From river and luxury cruises, to bigger budget holidays and luxury cars, there are some big-spending 70-somethings who are making the most of their later years.
While it's all well and good to be living it up, is there a financial danger in doing so? Both for yourself and your kids – is there are a worry you'll run out of cash before "running out of life" – so to speak?
A recent survey of 5,770 members of National Seniors Australia found that although members wanted to be able to leave their children some money, they had to prioritise funding their own essential needs – and that doesn't mean cruises and cars!
Of those surveyed, only three per cent planned to have all their savings left over for the next generation, while 41 per cent wanted to spend most of their savings during their own retirement.
If you find yourself wondering how to spend your disposable or additional income in retirement, no matter whether it's a big or small budget, there are plenty of reasons to invest in experience over possessions.
Dr Thomas Gilovich, a psychology professor at Cornell University who is well versed in studying money versus happiness, is an avid believer that you should spend money on experiences like going to exhibitions, doing activities, learning a new skill or travelling, instead of physical possessions.
"Our experiences are a bigger part of ourselves than our material goods," he says "You can really like your material stuff. You can even think that part of your identity is connected to those things, but nonetheless they remain separate from you. In contrast, your experiences really are part of you. We are the sum total of our experiences."
This is arguably because your experiences can't really be quantified in the same way a material possession can, so they become more meaningful.
One of the other reasons shared experiences are more valuable in connecting us with others is the shared consumption. You're much more likely to feel a connection with someone you learned how to speak Italian with, than someone who purchased the same flat screen TV as you.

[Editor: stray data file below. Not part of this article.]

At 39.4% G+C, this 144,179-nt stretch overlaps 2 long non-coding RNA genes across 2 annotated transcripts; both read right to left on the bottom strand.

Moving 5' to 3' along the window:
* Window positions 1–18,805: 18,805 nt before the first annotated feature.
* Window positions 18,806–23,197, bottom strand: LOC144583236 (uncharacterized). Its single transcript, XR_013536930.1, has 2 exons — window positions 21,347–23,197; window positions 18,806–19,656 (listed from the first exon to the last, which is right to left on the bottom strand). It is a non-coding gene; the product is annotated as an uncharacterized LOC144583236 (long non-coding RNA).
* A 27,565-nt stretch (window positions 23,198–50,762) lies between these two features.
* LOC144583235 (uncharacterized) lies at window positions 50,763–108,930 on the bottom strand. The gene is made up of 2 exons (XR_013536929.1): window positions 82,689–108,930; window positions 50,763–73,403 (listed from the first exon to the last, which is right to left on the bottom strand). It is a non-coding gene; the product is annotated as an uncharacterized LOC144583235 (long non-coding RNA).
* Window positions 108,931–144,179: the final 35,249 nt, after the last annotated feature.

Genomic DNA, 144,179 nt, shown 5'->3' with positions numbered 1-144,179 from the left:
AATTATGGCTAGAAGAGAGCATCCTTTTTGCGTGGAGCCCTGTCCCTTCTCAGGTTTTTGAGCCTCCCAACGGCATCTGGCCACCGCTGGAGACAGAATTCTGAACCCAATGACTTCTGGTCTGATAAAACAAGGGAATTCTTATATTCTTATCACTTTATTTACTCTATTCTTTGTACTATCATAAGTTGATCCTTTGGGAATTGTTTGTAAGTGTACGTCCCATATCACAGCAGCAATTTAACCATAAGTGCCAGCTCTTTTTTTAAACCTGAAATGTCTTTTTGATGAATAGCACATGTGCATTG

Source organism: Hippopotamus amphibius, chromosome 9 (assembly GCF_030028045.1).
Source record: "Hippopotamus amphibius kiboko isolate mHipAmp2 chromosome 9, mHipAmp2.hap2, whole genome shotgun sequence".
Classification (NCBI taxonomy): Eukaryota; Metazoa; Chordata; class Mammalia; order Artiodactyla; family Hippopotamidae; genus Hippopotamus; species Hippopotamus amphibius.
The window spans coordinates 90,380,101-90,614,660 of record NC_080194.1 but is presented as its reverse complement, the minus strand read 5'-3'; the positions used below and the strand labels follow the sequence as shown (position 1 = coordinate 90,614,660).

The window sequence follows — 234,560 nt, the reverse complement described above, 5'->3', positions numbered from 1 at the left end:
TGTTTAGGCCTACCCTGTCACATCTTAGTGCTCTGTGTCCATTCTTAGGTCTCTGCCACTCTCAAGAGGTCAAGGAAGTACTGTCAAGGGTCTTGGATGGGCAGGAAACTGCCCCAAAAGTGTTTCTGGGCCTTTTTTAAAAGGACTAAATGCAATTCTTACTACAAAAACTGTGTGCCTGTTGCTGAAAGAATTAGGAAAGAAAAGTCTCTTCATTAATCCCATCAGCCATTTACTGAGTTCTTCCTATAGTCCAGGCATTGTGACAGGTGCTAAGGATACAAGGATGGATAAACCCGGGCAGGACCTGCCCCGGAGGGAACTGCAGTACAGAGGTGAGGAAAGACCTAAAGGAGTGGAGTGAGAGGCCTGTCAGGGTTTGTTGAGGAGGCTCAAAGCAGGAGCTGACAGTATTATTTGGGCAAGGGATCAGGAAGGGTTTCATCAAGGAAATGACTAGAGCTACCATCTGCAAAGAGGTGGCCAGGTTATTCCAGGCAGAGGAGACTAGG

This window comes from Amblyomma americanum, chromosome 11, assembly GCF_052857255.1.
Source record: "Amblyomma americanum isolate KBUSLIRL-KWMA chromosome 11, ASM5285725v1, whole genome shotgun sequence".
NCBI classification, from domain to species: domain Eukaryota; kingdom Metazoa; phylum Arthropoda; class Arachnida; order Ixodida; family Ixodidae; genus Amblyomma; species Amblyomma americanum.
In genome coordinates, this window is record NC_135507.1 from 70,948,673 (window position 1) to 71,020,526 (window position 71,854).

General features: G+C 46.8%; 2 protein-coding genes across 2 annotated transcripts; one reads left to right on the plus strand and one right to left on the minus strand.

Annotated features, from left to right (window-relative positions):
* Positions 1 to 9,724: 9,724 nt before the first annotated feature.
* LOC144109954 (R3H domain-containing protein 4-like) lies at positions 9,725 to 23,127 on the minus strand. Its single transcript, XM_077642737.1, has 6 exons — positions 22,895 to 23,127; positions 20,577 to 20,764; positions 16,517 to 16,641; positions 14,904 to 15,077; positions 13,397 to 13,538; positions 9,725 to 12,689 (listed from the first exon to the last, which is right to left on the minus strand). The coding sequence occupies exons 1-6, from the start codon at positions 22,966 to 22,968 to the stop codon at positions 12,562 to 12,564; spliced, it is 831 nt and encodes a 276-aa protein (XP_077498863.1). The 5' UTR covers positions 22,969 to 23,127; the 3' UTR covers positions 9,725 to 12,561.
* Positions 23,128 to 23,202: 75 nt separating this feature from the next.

Martin Brooker, a former Naval commander who now works on his own business as a leadership coach is a prime example of when investing in material goods and experiences hand-in-hand really pays off. He and his wife planned early and looked at their resources across income, assets and their own mortgage, and have now purchased a 10 per cent share in a 14m sailing yacht in Sydney.
Keen to enjoy time on the water in their later years, Martin and his wife made the purchase part of a five-year plan. This is all part of their bigger game plan to live closer to the water, and potentially purchase additional shares in the future.
"We came to the realisation that you only live once and now was the time to enjoy the yacht," says Martin.
The highlight of the experience? "Sailing out of Sydney harbour and sailing to Pittwater on a Monday while others are in the peak Sydney traffic!" says Martin.
Not only is this time on the water important for Martin and his wife as they get older, but they also want to prioritise time with family. When asked what other big-ticket items they are spending on in their later years, Martin says that spending time and money to see their grandson in Newcastle and travelling more frequently are both at the top of the list.
While not all of us are lucky enough to get out on the Sydney harbour on a regular basis, Martin's attitude to celebrating life through the decisions you make (big or small) is one we should all take into retirement!